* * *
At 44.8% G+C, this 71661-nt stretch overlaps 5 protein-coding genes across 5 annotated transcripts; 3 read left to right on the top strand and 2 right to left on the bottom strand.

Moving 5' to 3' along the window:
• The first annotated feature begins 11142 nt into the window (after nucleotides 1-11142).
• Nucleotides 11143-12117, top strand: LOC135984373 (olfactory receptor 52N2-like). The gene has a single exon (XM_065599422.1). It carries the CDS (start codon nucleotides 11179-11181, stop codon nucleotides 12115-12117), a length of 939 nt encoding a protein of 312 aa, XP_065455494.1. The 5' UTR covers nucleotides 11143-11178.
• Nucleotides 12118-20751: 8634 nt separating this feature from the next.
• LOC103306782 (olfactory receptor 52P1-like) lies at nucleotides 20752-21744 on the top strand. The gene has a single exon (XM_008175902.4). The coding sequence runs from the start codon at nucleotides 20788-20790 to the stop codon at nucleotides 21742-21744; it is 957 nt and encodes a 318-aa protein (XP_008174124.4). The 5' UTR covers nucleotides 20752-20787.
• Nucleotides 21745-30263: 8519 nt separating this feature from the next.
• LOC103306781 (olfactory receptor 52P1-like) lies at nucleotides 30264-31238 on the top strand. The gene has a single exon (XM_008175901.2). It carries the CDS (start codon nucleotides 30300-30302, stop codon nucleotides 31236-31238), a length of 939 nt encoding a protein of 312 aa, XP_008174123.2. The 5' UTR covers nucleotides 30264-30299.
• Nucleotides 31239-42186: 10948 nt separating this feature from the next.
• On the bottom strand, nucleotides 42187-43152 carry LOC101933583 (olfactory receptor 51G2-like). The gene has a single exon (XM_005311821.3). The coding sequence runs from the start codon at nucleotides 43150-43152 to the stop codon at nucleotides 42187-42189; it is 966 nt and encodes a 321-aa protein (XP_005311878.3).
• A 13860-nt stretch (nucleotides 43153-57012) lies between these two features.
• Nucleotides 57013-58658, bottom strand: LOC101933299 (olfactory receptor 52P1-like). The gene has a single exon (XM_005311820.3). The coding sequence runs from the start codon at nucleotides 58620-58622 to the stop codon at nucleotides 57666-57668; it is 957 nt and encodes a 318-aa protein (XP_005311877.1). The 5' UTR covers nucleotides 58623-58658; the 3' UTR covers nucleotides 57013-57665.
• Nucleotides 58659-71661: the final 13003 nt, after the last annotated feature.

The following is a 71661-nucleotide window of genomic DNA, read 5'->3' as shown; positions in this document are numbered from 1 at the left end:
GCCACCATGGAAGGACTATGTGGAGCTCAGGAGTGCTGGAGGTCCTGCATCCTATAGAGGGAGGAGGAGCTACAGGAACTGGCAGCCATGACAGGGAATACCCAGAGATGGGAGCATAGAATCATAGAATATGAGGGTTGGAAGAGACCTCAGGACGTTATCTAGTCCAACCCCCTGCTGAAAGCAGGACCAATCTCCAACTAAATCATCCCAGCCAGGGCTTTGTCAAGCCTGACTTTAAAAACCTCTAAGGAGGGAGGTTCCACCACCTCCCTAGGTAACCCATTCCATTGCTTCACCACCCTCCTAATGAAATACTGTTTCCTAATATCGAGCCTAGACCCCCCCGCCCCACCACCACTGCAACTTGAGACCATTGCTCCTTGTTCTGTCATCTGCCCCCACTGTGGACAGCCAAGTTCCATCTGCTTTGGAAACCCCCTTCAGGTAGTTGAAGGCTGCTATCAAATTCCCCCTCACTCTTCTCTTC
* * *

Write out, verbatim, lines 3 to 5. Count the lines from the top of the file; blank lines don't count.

• The first annotated feature begins 11142 nt into the window (after nucleotides 1-11142).
• Nucleotides 11143-12117, top strand: LOC135984373 (olfactory receptor 52N2-like). The gene has a single exon (XM_065599422.1). It carries the CDS (start codon nucleotides 11179-11181, stop codon nucleotides 12115-12117), a length of 939 nt encoding a protein of 312 aa, XP_065455494.1. The 5' UTR covers nucleotides 11143-11178.
• Nucleotides 12118-20751: 8634 nt separating this feature from the next.